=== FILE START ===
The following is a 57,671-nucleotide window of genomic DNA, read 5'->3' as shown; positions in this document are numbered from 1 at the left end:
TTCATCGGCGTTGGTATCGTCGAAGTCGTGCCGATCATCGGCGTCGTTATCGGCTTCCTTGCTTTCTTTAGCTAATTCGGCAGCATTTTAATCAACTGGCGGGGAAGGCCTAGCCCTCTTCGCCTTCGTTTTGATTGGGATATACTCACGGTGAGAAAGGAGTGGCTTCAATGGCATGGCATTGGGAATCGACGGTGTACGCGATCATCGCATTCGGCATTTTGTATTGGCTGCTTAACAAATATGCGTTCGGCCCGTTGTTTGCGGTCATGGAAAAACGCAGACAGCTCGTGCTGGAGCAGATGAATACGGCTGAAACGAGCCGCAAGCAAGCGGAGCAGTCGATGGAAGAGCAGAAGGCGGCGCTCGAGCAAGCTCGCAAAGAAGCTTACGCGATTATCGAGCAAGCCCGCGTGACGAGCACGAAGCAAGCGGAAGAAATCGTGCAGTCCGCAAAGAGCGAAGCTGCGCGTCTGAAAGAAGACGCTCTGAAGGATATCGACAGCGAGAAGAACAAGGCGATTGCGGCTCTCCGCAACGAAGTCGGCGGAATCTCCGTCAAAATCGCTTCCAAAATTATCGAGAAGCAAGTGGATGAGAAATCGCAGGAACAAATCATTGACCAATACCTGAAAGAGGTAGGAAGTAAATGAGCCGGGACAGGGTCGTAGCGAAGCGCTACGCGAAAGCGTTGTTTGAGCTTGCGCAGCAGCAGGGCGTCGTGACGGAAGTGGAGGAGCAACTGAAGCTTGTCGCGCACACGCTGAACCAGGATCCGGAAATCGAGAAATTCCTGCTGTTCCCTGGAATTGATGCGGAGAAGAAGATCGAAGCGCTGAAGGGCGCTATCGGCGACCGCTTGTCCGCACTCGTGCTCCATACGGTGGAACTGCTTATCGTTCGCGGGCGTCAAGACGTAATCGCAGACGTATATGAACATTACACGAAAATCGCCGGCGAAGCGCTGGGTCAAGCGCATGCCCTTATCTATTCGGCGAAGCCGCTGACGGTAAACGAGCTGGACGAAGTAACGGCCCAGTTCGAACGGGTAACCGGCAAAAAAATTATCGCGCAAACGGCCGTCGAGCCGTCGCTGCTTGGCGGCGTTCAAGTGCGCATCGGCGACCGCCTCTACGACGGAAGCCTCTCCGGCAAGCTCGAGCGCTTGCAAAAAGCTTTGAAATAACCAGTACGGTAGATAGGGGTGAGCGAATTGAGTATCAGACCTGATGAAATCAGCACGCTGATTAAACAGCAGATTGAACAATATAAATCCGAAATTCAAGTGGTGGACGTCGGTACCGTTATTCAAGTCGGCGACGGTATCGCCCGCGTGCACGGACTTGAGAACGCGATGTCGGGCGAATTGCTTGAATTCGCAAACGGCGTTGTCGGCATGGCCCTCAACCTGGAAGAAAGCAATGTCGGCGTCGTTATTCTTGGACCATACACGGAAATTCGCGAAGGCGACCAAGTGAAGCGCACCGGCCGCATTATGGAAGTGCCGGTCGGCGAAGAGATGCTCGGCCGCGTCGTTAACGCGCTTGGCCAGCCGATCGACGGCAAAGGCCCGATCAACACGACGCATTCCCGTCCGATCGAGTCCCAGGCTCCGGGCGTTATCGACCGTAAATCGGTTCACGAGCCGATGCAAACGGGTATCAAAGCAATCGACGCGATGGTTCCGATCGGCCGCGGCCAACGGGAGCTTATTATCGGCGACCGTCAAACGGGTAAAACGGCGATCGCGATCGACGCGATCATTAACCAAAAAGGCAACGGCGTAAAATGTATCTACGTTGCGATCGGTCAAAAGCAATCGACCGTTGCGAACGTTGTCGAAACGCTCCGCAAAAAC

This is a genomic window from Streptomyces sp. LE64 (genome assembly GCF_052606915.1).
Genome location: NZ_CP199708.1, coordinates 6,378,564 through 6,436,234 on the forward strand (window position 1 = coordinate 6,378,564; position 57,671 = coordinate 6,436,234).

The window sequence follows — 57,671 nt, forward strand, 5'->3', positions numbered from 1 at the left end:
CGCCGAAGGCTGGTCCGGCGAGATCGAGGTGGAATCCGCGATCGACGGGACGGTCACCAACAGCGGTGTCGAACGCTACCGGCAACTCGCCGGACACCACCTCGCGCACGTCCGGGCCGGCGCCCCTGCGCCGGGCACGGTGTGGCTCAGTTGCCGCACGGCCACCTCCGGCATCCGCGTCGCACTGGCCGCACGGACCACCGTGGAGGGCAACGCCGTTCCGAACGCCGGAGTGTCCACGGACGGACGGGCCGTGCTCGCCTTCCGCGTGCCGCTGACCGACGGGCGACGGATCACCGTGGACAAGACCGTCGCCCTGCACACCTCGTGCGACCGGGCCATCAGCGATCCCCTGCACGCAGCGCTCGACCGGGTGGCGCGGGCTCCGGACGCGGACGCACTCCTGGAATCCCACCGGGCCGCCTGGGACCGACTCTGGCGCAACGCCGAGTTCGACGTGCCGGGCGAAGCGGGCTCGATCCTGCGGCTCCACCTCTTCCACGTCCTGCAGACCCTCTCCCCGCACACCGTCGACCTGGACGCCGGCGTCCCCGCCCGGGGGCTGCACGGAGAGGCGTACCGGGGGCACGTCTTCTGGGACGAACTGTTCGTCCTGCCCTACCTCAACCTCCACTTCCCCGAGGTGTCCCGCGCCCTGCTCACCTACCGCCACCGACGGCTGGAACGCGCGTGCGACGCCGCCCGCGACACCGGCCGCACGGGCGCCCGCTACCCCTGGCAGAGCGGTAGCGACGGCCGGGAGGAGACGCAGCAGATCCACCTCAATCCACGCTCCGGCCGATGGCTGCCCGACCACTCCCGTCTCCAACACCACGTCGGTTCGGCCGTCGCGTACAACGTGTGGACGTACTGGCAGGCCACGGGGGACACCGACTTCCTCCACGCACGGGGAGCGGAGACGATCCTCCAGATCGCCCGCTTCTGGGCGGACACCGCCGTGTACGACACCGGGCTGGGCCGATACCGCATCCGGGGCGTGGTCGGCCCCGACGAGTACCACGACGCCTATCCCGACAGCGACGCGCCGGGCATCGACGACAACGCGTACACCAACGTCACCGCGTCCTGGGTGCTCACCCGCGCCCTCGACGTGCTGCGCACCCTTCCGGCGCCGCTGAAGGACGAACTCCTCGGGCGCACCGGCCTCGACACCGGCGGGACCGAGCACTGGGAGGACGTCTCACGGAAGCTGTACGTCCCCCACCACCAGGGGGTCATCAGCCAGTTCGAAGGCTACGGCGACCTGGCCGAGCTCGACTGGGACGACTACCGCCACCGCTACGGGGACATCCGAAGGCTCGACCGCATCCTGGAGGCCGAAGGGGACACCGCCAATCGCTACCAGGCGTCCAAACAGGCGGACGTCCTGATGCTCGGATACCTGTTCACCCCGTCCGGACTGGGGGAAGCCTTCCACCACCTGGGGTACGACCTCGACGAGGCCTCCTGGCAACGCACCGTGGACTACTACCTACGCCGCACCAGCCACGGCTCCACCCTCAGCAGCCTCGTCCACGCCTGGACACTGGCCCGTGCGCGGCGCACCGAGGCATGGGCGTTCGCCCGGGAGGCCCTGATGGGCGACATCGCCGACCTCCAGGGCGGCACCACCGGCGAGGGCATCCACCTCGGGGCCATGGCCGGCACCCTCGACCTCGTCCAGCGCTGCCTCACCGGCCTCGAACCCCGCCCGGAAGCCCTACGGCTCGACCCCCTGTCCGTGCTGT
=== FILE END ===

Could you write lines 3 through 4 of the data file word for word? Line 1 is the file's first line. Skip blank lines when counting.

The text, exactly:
This is a genomic window from Streptomyces sp. LE64 (genome assembly GCF_052606915.1).
Genome location: NZ_CP199708.1, coordinates 6,378,564 through 6,436,234 on the forward strand (window position 1 = coordinate 6,378,564; position 57,671 = coordinate 6,436,234).